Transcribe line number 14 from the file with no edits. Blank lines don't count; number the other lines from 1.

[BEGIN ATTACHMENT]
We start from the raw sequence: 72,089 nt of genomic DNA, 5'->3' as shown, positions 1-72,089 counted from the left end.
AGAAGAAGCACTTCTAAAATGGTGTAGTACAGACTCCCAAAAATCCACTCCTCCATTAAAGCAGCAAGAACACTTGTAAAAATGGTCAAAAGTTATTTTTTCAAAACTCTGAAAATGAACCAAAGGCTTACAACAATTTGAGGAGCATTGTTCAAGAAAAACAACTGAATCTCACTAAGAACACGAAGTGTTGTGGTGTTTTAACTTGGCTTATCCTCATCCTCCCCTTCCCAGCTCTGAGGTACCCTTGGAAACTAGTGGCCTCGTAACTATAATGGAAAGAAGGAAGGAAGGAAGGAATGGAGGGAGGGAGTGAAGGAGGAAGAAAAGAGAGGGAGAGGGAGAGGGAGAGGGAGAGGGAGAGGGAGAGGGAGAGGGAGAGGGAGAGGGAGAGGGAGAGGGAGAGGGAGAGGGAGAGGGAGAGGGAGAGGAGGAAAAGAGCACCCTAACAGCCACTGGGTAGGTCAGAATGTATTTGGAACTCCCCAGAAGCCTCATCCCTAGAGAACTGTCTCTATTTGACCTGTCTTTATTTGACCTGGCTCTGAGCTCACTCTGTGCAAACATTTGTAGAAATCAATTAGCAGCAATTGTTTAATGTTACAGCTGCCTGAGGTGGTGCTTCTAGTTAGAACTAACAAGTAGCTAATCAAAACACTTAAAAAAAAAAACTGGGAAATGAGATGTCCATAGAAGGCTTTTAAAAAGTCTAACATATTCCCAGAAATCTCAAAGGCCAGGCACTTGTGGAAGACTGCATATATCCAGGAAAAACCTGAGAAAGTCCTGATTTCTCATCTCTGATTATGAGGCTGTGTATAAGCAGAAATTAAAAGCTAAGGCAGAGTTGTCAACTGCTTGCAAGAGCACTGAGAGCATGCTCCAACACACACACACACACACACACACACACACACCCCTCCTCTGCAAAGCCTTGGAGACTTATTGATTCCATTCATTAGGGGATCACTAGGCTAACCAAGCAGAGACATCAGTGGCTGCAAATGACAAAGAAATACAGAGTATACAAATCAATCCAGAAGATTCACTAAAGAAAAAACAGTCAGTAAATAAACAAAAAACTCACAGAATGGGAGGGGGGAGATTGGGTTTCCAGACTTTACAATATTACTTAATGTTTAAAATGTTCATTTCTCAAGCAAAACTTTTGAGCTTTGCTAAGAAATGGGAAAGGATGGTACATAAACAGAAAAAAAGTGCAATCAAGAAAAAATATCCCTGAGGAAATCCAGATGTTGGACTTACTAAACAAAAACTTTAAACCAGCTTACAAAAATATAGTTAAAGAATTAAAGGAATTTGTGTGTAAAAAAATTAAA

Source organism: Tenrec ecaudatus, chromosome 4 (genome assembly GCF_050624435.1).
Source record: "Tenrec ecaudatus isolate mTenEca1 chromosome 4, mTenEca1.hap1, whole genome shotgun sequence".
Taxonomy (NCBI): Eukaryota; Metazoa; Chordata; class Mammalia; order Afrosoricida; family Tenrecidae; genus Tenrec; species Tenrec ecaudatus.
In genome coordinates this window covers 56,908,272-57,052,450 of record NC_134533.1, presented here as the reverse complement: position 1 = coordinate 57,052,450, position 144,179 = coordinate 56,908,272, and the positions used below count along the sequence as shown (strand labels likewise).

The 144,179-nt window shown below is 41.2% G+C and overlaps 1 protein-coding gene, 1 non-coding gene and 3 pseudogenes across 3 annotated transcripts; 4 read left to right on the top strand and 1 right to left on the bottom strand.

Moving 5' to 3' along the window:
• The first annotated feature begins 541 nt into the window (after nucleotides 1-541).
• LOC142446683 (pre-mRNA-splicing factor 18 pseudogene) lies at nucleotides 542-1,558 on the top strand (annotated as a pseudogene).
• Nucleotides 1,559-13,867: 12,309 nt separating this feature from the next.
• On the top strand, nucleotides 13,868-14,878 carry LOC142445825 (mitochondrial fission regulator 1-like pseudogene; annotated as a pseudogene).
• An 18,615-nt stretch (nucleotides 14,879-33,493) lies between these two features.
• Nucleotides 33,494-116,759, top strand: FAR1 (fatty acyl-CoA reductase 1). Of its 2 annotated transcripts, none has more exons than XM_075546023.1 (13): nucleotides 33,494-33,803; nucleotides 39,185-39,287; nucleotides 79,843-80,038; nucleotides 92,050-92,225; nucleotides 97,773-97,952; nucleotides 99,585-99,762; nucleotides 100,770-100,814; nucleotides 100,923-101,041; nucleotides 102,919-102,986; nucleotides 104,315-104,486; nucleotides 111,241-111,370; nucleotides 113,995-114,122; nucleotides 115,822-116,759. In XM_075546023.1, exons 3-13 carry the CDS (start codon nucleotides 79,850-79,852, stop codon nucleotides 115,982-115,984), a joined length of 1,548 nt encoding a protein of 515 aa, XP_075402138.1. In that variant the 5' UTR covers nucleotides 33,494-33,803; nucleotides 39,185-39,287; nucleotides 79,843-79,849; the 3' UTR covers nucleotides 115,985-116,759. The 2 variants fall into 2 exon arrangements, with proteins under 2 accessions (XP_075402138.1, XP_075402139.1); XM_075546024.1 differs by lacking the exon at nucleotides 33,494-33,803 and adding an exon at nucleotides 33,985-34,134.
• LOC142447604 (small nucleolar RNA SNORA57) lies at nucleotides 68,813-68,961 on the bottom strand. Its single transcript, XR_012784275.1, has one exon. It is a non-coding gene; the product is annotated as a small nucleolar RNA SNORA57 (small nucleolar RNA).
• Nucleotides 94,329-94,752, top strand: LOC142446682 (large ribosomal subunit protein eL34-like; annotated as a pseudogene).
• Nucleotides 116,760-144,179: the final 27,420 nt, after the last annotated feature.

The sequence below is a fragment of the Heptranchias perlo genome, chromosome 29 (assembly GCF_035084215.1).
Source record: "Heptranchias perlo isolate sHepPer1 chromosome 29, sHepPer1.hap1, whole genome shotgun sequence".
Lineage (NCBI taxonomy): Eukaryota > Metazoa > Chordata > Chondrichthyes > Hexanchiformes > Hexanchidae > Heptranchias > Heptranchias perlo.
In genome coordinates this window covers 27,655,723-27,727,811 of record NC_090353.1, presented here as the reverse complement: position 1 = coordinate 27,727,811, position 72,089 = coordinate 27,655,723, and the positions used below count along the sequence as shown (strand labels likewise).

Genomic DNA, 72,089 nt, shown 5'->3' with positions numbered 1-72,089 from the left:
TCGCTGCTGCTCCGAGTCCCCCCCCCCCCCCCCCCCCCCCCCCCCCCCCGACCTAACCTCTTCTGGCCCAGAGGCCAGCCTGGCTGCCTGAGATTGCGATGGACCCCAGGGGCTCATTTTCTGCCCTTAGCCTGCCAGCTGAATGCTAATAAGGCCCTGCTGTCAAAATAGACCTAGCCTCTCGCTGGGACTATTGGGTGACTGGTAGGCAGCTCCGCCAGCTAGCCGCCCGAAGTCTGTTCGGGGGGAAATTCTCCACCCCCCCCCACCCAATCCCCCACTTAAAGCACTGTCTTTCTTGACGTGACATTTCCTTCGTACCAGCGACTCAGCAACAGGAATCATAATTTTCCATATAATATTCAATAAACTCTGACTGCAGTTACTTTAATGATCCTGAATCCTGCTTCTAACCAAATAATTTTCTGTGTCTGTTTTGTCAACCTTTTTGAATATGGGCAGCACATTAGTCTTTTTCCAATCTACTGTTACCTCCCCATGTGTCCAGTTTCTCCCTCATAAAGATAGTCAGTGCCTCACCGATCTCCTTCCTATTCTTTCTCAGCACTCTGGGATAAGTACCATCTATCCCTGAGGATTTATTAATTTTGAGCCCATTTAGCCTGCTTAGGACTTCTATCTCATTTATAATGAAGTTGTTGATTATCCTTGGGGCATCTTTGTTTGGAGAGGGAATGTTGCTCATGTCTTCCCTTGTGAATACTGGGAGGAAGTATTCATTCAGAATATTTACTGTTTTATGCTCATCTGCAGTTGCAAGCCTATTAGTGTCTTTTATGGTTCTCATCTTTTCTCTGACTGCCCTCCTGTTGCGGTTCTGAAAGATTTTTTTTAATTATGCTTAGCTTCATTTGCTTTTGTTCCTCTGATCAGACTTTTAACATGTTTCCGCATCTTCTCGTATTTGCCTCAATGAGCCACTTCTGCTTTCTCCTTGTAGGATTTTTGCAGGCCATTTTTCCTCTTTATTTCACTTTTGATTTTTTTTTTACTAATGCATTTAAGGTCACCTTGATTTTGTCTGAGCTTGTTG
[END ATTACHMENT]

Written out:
• Nucleotides 33,494-116,759, top strand: FAR1 (fatty acyl-CoA reductase 1). Of its 2 annotated transcripts, none has more exons than XM_075546023.1 (13): nucleotides 33,494-33,803; nucleotides 39,185-39,287; nucleotides 79,843-80,038; nucleotides 92,050-92,225; nucleotides 97,773-97,952; nucleotides 99,585-99,762; nucleotides 100,770-100,814; nucleotides 100,923-101,041; nucleotides 102,919-102,986; nucleotides 104,315-104,486; nucleotides 111,241-111,370; nucleotides 113,995-114,122; nucleotides 115,822-116,759. In XM_075546023.1, exons 3-13 carry the CDS (start codon nucleotides 79,850-79,852, stop codon nucleotides 115,982-115,984), a joined length of 1,548 nt encoding a protein of 515 aa, XP_075402138.1. In that variant the 5' UTR covers nucleotides 33,494-33,803; nucleotides 39,185-39,287; nucleotides 79,843-79,849; the 3' UTR covers nucleotides 115,985-116,759. The 2 variants fall into 2 exon arrangements, with proteins under 2 accessions (XP_075402138.1, XP_075402139.1); XM_075546024.1 differs by lacking the exon at nucleotides 33,494-33,803 and adding an exon at nucleotides 33,985-34,134.